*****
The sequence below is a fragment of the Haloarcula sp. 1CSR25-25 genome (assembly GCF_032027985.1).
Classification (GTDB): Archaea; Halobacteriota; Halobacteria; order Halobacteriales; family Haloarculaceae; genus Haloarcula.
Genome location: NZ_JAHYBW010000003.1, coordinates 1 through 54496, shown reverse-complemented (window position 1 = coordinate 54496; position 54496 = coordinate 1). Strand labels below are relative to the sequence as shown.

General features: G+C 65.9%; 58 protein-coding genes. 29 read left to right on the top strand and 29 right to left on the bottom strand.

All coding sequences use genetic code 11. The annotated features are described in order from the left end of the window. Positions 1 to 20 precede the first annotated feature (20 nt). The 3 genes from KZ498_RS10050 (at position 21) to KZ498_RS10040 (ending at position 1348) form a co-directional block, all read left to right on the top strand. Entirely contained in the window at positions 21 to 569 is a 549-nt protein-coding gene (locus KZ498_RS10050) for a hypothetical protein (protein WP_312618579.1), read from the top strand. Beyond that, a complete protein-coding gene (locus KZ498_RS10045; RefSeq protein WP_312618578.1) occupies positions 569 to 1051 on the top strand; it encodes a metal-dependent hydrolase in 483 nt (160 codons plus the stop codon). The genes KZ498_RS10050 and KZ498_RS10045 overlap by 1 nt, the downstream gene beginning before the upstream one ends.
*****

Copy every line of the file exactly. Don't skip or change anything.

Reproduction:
The sequence below is a fragment of the Haloarcula sp. 1CSR25-25 genome (assembly GCF_032027985.1).
Classification (GTDB): Archaea; Halobacteriota; Halobacteria; order Halobacteriales; family Haloarculaceae; genus Haloarcula.
Genome location: NZ_JAHYBW010000003.1, coordinates 1 through 54496, shown reverse-complemented (window position 1 = coordinate 54496; position 54496 = coordinate 1). Strand labels below are relative to the sequence as shown.

General features: G+C 65.9%; 58 protein-coding genes. 29 read left to right on the top strand and 29 right to left on the bottom strand.

All coding sequences use genetic code 11. The annotated features are described in order from the left end of the window. Positions 1 to 20 precede the first annotated feature (20 nt). The 3 genes from KZ498_RS10050 (at position 21) to KZ498_RS10040 (ending at position 1348) form a co-directional block, all read left to right on the top strand. Entirely contained in the window at positions 21 to 569 is a 549-nt protein-coding gene (locus KZ498_RS10050) for a hypothetical protein (protein WP_312618579.1), read from the top strand. Beyond that, a complete protein-coding gene (locus KZ498_RS10045; RefSeq protein WP_312618578.1) occupies positions 569 to 1051 on the top strand; it encodes a metal-dependent hydrolase in 483 nt (160 codons plus the stop codon). The genes KZ498_RS10050 and KZ498_RS10045 overlap by 1 nt, the downstream gene beginning before the upstream one ends.